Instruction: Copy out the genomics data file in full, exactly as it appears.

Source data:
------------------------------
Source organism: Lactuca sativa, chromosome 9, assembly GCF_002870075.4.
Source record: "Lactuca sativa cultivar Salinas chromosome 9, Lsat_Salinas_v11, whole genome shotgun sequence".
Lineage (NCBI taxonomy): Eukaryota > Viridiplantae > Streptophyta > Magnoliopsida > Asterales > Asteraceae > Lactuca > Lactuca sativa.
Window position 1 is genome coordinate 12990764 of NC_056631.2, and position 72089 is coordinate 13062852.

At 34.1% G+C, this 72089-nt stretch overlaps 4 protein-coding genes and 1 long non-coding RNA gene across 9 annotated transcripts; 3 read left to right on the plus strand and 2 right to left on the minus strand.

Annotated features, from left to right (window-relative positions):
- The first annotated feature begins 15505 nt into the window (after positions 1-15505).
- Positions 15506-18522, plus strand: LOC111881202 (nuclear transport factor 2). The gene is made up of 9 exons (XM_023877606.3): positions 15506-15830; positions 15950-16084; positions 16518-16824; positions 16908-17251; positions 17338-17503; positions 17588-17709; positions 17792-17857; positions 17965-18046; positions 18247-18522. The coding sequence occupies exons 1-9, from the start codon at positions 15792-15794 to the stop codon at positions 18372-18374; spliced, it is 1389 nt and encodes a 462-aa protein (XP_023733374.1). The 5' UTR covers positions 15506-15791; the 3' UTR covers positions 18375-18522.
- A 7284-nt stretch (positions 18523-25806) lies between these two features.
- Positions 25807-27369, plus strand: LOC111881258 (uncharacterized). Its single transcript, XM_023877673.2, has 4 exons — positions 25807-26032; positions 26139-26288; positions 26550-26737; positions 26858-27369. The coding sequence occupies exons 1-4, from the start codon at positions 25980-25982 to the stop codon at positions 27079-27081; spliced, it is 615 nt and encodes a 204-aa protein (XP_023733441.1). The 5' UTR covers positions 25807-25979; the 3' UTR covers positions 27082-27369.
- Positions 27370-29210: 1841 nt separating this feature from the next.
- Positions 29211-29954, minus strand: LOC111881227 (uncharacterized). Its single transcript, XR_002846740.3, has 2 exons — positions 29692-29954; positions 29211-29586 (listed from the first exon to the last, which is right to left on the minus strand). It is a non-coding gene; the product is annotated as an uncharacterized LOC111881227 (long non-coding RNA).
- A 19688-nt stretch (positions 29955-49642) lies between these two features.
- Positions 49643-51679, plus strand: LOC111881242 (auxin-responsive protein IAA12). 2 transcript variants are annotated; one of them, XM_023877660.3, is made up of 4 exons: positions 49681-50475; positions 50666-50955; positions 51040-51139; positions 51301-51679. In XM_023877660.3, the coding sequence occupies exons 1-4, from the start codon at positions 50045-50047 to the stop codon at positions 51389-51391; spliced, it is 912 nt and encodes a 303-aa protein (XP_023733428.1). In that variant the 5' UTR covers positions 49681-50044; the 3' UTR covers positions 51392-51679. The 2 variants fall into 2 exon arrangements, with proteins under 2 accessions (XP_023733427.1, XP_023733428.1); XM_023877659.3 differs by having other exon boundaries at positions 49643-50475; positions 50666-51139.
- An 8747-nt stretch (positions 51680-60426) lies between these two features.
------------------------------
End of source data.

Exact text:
Source organism: Lactuca sativa, chromosome 9, assembly GCF_002870075.4.
Source record: "Lactuca sativa cultivar Salinas chromosome 9, Lsat_Salinas_v11, whole genome shotgun sequence".
Lineage (NCBI taxonomy): Eukaryota > Viridiplantae > Streptophyta > Magnoliopsida > Asterales > Asteraceae > Lactuca > Lactuca sativa.
Window position 1 is genome coordinate 12990764 of NC_056631.2, and position 72089 is coordinate 13062852.

At 34.1% G+C, this 72089-nt stretch overlaps 4 protein-coding genes and 1 long non-coding RNA gene across 9 annotated transcripts; 3 read left to right on the plus strand and 2 right to left on the minus strand.

Annotated features, from left to right (window-relative positions):
- The first annotated feature begins 15505 nt into the window (after positions 1-15505).
- Positions 15506-18522, plus strand: LOC111881202 (nuclear transport factor 2). The gene is made up of 9 exons (XM_023877606.3): positions 15506-15830; positions 15950-16084; positions 16518-16824; positions 16908-17251; positions 17338-17503; positions 17588-17709; positions 17792-17857; positions 17965-18046; positions 18247-18522. The coding sequence occupies exons 1-9, from the start codon at positions 15792-15794 to the stop codon at positions 18372-18374; spliced, it is 1389 nt and encodes a 462-aa protein (XP_023733374.1). The 5' UTR covers positions 15506-15791; the 3' UTR covers positions 18375-18522.
- A 7284-nt stretch (positions 18523-25806) lies between these two features.
- Positions 25807-27369, plus strand: LOC111881258 (uncharacterized). Its single transcript, XM_023877673.2, has 4 exons — positions 25807-26032; positions 26139-26288; positions 26550-26737; positions 26858-27369. The coding sequence occupies exons 1-4, from the start codon at positions 25980-25982 to the stop codon at positions 27079-27081; spliced, it is 615 nt and encodes a 204-aa protein (XP_023733441.1). The 5' UTR covers positions 25807-25979; the 3' UTR covers positions 27082-27369.
- Positions 27370-29210: 1841 nt separating this feature from the next.
- Positions 29211-29954, minus strand: LOC111881227 (uncharacterized). Its single transcript, XR_002846740.3, has 2 exons — positions 29692-29954; positions 29211-29586 (listed from the first exon to the last, which is right to left on the minus strand). It is a non-coding gene; the product is annotated as an uncharacterized LOC111881227 (long non-coding RNA).
- A 19688-nt stretch (positions 29955-49642) lies between these two features.
- Positions 49643-51679, plus strand: LOC111881242 (auxin-responsive protein IAA12). 2 transcript variants are annotated; one of them, XM_023877660.3, is made up of 4 exons: positions 49681-50475; positions 50666-50955; positions 51040-51139; positions 51301-51679. In XM_023877660.3, the coding sequence occupies exons 1-4, from the start codon at positions 50045-50047 to the stop codon at positions 51389-51391; spliced, it is 912 nt and encodes a 303-aa protein (XP_023733428.1). In that variant the 5' UTR covers positions 49681-50044; the 3' UTR covers positions 51392-51679. The 2 variants fall into 2 exon arrangements, with proteins under 2 accessions (XP_023733427.1, XP_023733428.1); XM_023877659.3 differs by having other exon boundaries at positions 49643-50475; positions 50666-51139.
- An 8747-nt stretch (positions 51680-60426) lies between these two features.